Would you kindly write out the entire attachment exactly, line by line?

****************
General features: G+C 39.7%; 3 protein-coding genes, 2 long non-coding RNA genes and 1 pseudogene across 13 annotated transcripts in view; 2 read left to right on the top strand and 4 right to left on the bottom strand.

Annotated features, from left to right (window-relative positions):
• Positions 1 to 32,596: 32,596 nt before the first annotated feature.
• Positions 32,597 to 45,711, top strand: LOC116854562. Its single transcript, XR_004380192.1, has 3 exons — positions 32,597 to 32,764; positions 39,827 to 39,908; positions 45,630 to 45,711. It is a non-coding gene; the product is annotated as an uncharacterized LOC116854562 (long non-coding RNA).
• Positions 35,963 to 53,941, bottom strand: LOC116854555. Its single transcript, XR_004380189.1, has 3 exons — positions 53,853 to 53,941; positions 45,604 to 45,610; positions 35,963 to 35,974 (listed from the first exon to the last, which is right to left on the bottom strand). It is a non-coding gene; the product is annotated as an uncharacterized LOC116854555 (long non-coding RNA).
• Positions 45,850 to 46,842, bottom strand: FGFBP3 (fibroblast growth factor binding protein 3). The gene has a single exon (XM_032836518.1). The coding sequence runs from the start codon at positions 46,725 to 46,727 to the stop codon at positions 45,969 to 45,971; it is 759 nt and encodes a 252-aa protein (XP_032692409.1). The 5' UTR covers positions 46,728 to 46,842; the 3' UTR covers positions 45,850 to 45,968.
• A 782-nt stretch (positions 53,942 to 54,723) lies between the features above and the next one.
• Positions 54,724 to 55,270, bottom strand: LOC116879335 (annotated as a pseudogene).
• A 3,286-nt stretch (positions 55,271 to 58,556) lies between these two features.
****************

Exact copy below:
General features: G+C 39.7%; 3 protein-coding genes, 2 long non-coding RNA genes and 1 pseudogene across 13 annotated transcripts in view; 2 read left to right on the top strand and 4 right to left on the bottom strand.

Annotated features, from left to right (window-relative positions):
• Positions 1 to 32,596: 32,596 nt before the first annotated feature.
• Positions 32,597 to 45,711, top strand: LOC116854562. Its single transcript, XR_004380192.1, has 3 exons — positions 32,597 to 32,764; positions 39,827 to 39,908; positions 45,630 to 45,711. It is a non-coding gene; the product is annotated as an uncharacterized LOC116854562 (long non-coding RNA).
• Positions 35,963 to 53,941, bottom strand: LOC116854555. Its single transcript, XR_004380189.1, has 3 exons — positions 53,853 to 53,941; positions 45,604 to 45,610; positions 35,963 to 35,974 (listed from the first exon to the last, which is right to left on the bottom strand). It is a non-coding gene; the product is annotated as an uncharacterized LOC116854555 (long non-coding RNA).
• Positions 45,850 to 46,842, bottom strand: FGFBP3 (fibroblast growth factor binding protein 3). The gene has a single exon (XM_032836518.1). The coding sequence runs from the start codon at positions 46,725 to 46,727 to the stop codon at positions 45,969 to 45,971; it is 759 nt and encodes a 252-aa protein (XP_032692409.1). The 5' UTR covers positions 46,728 to 46,842; the 3' UTR covers positions 45,850 to 45,968.
• A 782-nt stretch (positions 53,942 to 54,723) lies between the features above and the next one.
• Positions 54,724 to 55,270, bottom strand: LOC116879335 (annotated as a pseudogene).
• A 3,286-nt stretch (positions 55,271 to 58,556) lies between these two features.